Met a dancer named Mary Lou at Crystal Hot Springs . She’s the grandma of Ally–17-year old Head Lifeguard ever since she saved a child’s life with CPR last summer. Ally’s family is hosting T-Day for all the relatives. “It was Ally’s idea,” said Mary Lou. “That’s her in the watch tower.”

“I saw her up there,” I said. “She seemed so serious, not like the other kids.”

“Ally’s been like that since her dad died. It was five years ago, a medical condition and they could have saved him. Now she wants to go into medicine. She was the state champion at the CPR training, that’s why when it happened she had just come back from that. It was on KSL!  But the mother was screaming. It really affected her. It was after they closed when she found the kid floating in the pool. The others were all just trying to get out of there and if Ally hadn’t gone back to check… Well she went back to work the next day but they had to send her home. She was all shaky, you know? So they made her the head over the other guards and gave her passes for everyone in her family.”

I hadn’t done more than nod sympathetically and say things like, “wow,” and “oh man” during her tale, but Mary Lou kept leaning in and suddenly we were Besties.

“We’re the Petersons’,” she said, indicating a handful of heads bobbing in steaming hot springs at the deep end of the Olympic Pool. “Isn’t this great!” she insisted, closing in on me.

“Weightlessness is a wonderful feeling,” I could only agree. After a few hours of steaming in foggy freezing brilliant glittering sun and hot water your mind dissolves and it’s all about feeling.

Mary Lou is 5′-2″, eyes of hazel, loves to dance, married to a man who loved to dance until he was partially paralyzed by a stroke a few years ago. “We just roll him in his wheelchair down the ramp into the pool. You can see the water marks on his chair.”

When I turned to face the frosted sheltering curve of the Wasatch Front, Mary Lou turned too, synchronizing her moves with mine, talking about her family, her ward, her life up to right now. I thought at first she must be drunk but her breath had no trace of alcohol and she was certainly alert and coordinated. After a while I removed my wide-brim hat and sunglasses. She stopped talking for a moment but she never stopped her graceful underwater dancing.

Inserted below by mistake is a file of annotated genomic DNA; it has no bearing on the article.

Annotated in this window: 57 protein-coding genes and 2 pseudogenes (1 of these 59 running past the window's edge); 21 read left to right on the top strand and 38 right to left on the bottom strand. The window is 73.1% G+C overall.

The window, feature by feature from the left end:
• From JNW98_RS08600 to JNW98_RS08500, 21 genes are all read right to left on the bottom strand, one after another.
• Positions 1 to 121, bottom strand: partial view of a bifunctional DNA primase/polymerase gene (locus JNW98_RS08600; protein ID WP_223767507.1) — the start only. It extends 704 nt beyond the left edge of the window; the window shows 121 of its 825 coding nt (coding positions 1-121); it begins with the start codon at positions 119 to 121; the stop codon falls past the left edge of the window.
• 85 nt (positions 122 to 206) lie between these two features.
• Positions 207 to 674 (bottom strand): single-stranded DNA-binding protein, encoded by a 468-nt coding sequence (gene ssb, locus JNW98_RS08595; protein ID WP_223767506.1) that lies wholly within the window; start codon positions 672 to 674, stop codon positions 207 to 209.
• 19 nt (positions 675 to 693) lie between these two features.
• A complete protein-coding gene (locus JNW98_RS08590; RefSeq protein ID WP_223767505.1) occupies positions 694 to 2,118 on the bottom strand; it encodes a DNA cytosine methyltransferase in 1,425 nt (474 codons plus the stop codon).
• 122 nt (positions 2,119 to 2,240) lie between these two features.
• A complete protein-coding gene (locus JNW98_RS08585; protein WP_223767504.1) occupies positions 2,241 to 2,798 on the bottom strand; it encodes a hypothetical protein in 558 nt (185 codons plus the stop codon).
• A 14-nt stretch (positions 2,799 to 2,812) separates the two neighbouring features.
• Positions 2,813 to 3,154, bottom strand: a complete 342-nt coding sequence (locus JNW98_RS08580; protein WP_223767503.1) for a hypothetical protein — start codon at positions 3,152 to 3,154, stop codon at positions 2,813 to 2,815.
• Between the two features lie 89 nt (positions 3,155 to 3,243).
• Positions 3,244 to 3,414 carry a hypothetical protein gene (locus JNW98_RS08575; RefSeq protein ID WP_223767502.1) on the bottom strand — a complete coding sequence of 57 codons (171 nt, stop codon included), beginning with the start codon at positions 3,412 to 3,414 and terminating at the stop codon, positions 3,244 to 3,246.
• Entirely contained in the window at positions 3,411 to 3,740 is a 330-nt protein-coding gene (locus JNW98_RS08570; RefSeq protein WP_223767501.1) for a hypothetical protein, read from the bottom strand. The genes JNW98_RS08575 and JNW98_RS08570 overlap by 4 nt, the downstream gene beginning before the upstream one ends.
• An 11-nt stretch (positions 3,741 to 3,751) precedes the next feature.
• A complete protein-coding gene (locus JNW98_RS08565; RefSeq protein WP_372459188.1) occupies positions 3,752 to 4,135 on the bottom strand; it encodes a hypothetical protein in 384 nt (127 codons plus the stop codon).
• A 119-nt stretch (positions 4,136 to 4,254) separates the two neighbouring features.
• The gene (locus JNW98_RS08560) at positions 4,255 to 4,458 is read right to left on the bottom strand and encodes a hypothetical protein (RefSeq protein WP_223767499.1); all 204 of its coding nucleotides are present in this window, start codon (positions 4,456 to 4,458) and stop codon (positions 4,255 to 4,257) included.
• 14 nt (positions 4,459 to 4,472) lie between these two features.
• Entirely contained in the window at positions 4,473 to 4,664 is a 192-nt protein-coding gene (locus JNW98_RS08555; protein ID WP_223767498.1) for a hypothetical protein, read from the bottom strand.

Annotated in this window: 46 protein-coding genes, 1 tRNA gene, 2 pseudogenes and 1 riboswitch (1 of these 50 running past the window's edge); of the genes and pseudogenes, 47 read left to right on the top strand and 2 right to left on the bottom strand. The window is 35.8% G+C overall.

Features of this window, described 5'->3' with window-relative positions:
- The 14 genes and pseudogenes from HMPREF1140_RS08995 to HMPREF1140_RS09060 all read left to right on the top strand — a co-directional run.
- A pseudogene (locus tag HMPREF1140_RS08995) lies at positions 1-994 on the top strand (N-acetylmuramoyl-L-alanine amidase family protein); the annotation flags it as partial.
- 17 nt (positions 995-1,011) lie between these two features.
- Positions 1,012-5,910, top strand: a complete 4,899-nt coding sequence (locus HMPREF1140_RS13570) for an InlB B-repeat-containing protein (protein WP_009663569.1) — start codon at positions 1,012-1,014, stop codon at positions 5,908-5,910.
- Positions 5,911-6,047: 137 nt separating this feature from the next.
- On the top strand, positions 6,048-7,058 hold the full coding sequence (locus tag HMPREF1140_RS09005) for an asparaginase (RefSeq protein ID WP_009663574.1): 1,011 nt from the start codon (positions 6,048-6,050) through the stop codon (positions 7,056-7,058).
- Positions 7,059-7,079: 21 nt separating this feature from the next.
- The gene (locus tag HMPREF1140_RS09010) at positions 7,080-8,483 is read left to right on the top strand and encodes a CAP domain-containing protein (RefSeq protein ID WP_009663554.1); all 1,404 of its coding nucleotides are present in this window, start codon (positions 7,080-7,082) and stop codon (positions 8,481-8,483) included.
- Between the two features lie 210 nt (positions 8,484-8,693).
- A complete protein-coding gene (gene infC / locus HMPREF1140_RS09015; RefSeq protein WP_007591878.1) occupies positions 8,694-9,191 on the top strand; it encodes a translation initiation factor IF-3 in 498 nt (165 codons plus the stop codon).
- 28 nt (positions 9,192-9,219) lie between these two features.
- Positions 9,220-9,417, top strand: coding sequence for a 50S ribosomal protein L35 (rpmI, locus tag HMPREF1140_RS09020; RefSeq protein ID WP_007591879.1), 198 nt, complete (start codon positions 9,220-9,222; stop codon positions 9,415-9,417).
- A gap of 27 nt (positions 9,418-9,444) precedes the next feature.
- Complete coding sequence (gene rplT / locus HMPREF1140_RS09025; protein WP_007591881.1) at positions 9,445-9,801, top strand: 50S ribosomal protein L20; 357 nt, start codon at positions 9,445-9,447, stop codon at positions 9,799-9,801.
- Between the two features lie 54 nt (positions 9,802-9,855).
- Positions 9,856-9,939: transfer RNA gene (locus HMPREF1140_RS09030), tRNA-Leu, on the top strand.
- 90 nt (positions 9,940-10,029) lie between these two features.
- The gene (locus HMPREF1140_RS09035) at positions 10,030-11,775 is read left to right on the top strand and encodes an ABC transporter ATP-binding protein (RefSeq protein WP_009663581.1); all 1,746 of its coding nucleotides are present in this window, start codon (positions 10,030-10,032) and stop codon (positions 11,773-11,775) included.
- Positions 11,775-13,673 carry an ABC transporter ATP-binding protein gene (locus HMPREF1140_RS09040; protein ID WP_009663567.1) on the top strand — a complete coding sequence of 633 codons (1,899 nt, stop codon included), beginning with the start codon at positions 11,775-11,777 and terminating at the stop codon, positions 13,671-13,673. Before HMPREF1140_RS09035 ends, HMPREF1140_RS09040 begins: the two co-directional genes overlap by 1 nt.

The lowering sun setting Mary Lou’s short, tousled, henna-red hair ablaze. A plain-spoken, make-up free-woman of a certain age from Clearfield, in my face, hiding nothing, wanting only to be engaged.

She met her husband at a dance and eventually he would be appointed Dance Master for their LDS Stake? Apparently, that’s a paying job? But that was long ago.

Gov. Warren Bangerter was in their ward. “He was just a regular person like you and me.” She taught him how to Cha-Cha! She went to his inauguration and his funeral, too. Parking was a nightmare. They left early.

Mary Lou would not–or could not–stop talking, dancing all the while in slow-water-motion, swaying, stretching, turning in her sensible blue flowered swimsuit with a modest skirt. Reminding me of no one so much as my wife, another dancer. What is it about dancers that make them so hypnotically attractive if by chance one happens to focus on you?

“That’s my son, Gerald,” she said pointing out a tall, balding man with a grey beard whom I had taken for her husband because of the way he was anxiously watching as Mary Lou surrounded me, my back to wall. I was hogging the jet of hot water debouching at my feet, heat traveling up my ankles, knees, thighs, hips and spine, zinging all the chakras. “Gerald’s even taller than my husband, six-foot eight! He hunches, though, ‘cuz he’s self-conscious. Stand up and show us how tall you are!”

Obediently, Gerald rose to his full height and Mary Lou laughed triumphantly, swimming over to stand up under his out-stretched arms. “See, I don’t even come up to his shoulders!”

“Mom?” Gerald tried to get her attention. “Mom? I’m going to go look for the others.”

Then it was just Mary Lou and me and the mist…

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